If you don't remember anything else after reading this article, at least remember this. Before you move from river basin to river basin or form lake to lake if they are not connected, is to clean the mud off your shoes and let them dry for 24 hours. Most aquatic organisms that are nasty that we don't want to spread around die in the matter of hours outside of water in a dry environment. So Oregan photographers, if you are traveling from region to region spray off your shoes and let them dry for a day. Bring a second pair to alternate with so you can let one dry and use the other in the mean time. Also for those people who are visiting my state, don't hike the Narrows in Zion and the next day travel to Escalante and hike that river without letting your shoes dry. Also since water can get trapped inside your tripod turn it over and let the water pour out and let that dry too. It should dry quickly as it is metal or carbon fiber and there is not a lot of places where water can persist. I wouldn't worry about your camera, you are trying to keep that from getting wet any ways.
What if you can't dry your shoes? If you live in the South and having anything dry takes days because of humidity there is another simple solution. Take a bucket and fill it with water, enough to cover your shoes, then throw in some bleach. There is no correct amount that I know of that you could possibly measure at home, but a couple splashes of it and dip your shoes in it. Don't put too much bleach in there because the last thing you want to do is to have it eat your shoes. That would be an expensive mess up.
Invasive plant moving
There are not a bunch of plants that I know of that are of issue for photographers except cheat grass here in the west. If you know of any add them to the comments below. But Cheat Grass is a nasty invader that has been spreading across the west. It pushes out native grasses and it is a great fuel for fires and accelerates them. The last thing we want is to have too much of our cherished locations burn down and turn into nasty brown patches of cheat grass.
What you can do:
Cheat grass seeds are annoying in that they are self drilling and easily get stuck in your shoes. If you find that your shoes are filled with them simply pull them out before you leave the area. If you get home and have some in your shoes, just throw them away in the trash or burn them… Burning is always a good option as long as it is not your house. This rule applies to any seeds you see attached to you. Just pull them off and throw them away.
Invasive animal moving.
I don't think this should be an issue. The only ones I think you might encounter are more related to boaters or people transporting plants. You shouldn't be doing much boating while photographing to my knowledge. There are a few things you should think about that is a bit unpleasant but I will quickly bring them up.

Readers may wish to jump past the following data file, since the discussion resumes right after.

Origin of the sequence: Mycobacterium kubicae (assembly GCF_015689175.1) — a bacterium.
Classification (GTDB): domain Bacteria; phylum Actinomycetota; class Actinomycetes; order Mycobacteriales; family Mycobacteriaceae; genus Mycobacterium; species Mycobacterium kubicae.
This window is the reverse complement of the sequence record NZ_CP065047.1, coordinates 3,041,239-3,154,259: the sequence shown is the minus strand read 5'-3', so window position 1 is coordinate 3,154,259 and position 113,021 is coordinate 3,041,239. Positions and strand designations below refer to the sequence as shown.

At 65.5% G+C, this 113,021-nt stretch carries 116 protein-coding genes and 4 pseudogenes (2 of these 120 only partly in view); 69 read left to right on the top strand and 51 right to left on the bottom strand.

What you can do:
Sorry animal lovers, but if you return from a trip and find a spider or some other bug in your pack, especially if you return from across the country or from across the world, kill it. If might be local, it might not be, but the best thing for general safety for the environment is to kill it. Unless you know for sure just follow this rule.
I decided to look this up on Instagram and I could not find an example of this on there. I didn't really look very hard, but I have heard the phrase thrown around so I will bring it up. Comp stomping referred to an individual using the exact same composition as someone else or in the meaning I am referring to taking a picture and destroying what you just photographed so it can't be copied. This second option is extraordinarily offensive to me and to the photography community at large. Don't you dare do this. Preserve and protect should be your motto especially if you are a landscape photographer.
Desert Microbial Soil
This is an issue in the west where I am from, but since many people visit this region of the country I figured I should bring it up. There are microbial structures that cover much of the soil out here in the west. It is essential for retaining moisture, preventing erosion and converting sand into soil. A lot of things depend on it.
What you can do
This is an easy fix. Stick to the trail, and if you see any try to avoid stepping on it.
If you are an avid landscape photographer who is wanting to explore and protect, please take these things in consideration. I appreciate my job thoroughly, but I would much rather be working to maintian a good environment then try to repair a severely damaged one. It often takes years and millions of dollars and a lot of public understanding to get things back to their natural state.